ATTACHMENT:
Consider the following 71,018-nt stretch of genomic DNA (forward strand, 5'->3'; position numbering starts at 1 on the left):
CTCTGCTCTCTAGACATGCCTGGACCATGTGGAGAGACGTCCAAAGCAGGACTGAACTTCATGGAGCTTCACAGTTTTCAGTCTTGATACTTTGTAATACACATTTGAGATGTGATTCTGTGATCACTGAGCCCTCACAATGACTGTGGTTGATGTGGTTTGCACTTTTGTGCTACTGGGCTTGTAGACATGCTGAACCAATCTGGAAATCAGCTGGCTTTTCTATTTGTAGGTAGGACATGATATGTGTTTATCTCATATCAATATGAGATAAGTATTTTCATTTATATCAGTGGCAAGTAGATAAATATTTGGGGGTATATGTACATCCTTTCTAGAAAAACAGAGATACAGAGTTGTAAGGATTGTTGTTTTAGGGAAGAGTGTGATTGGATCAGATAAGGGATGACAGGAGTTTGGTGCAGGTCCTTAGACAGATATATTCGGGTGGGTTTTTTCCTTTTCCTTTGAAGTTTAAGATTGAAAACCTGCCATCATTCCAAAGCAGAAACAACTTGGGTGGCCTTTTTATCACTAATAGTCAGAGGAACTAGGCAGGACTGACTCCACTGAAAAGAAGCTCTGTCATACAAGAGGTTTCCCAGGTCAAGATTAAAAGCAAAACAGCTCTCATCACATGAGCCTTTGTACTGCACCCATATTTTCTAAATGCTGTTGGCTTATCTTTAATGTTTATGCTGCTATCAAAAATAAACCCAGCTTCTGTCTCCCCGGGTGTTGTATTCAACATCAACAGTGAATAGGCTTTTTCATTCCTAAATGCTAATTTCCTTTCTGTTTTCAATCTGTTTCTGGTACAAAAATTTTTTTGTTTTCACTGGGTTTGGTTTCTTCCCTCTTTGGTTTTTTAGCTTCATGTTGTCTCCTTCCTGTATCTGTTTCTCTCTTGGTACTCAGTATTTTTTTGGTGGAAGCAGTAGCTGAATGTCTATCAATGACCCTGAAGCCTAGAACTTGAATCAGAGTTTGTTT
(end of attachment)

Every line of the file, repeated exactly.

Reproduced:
Consider the following 71,018-nt stretch of genomic DNA (forward strand, 5'->3'; position numbering starts at 1 on the left):
CTCTGCTCTCTAGACATGCCTGGACCATGTGGAGAGACGTCCAAAGCAGGACTGAACTTCATGGAGCTTCACAGTTTTCAGTCTTGATACTTTGTAATACACATTTGAGATGTGATTCTGTGATCACTGAGCCCTCACAATGACTGTGGTTGATGTGGTTTGCACTTTTGTGCTACTGGGCTTGTAGACATGCTGAACCAATCTGGAAATCAGCTGGCTTTTCTATTTGTAGGTAGGACATGATATGTGTTTATCTCATATCAATATGAGATAAGTATTTTCATTTATATCAGTGGCAAGTAGATAAATATTTGGGGGTATATGTACATCCTTTCTAGAAAAACAGAGATACAGAGTTGTAAGGATTGTTGTTTTAGGGAAGAGTGTGATTGGATCAGATAAGGGATGACAGGAGTTTGGTGCAGGTCCTTAGACAGATATATTCGGGTGGGTTTTTTCCTTTTCCTTTGAAGTTTAAGATTGAAAACCTGCCATCATTCCAAAGCAGAAACAACTTGGGTGGCCTTTTTATCACTAATAGTCAGAGGAACTAGGCAGGACTGACTCCACTGAAAAGAAGCTCTGTCATACAAGAGGTTTCCCAGGTCAAGATTAAAAGCAAAACAGCTCTCATCACATGAGCCTTTGTACTGCACCCATATTTTCTAAATGCTGTTGGCTTATCTTTAATGTTTATGCTGCTATCAAAAATAAACCCAGCTTCTGTCTCCCCGGGTGTTGTATTCAACATCAACAGTGAATAGGCTTTTTCATTCCTAAATGCTAATTTCCTTTCTGTTTTCAATCTGTTTCTGGTACAAAAATTTTTTTGTTTTCACTGGGTTTGGTTTCTTCCCTCTTTGGTTTTTTAGCTTCATGTTGTCTCCTTCCTGTATCTGTTTCTCTCTTGGTACTCAGTATTTTTTTGGTGGAAGCAGTAGCTGAATGTCTATCAATGACCCTGAAGCCTAGAACTTGAATCAGAGTTTGTTT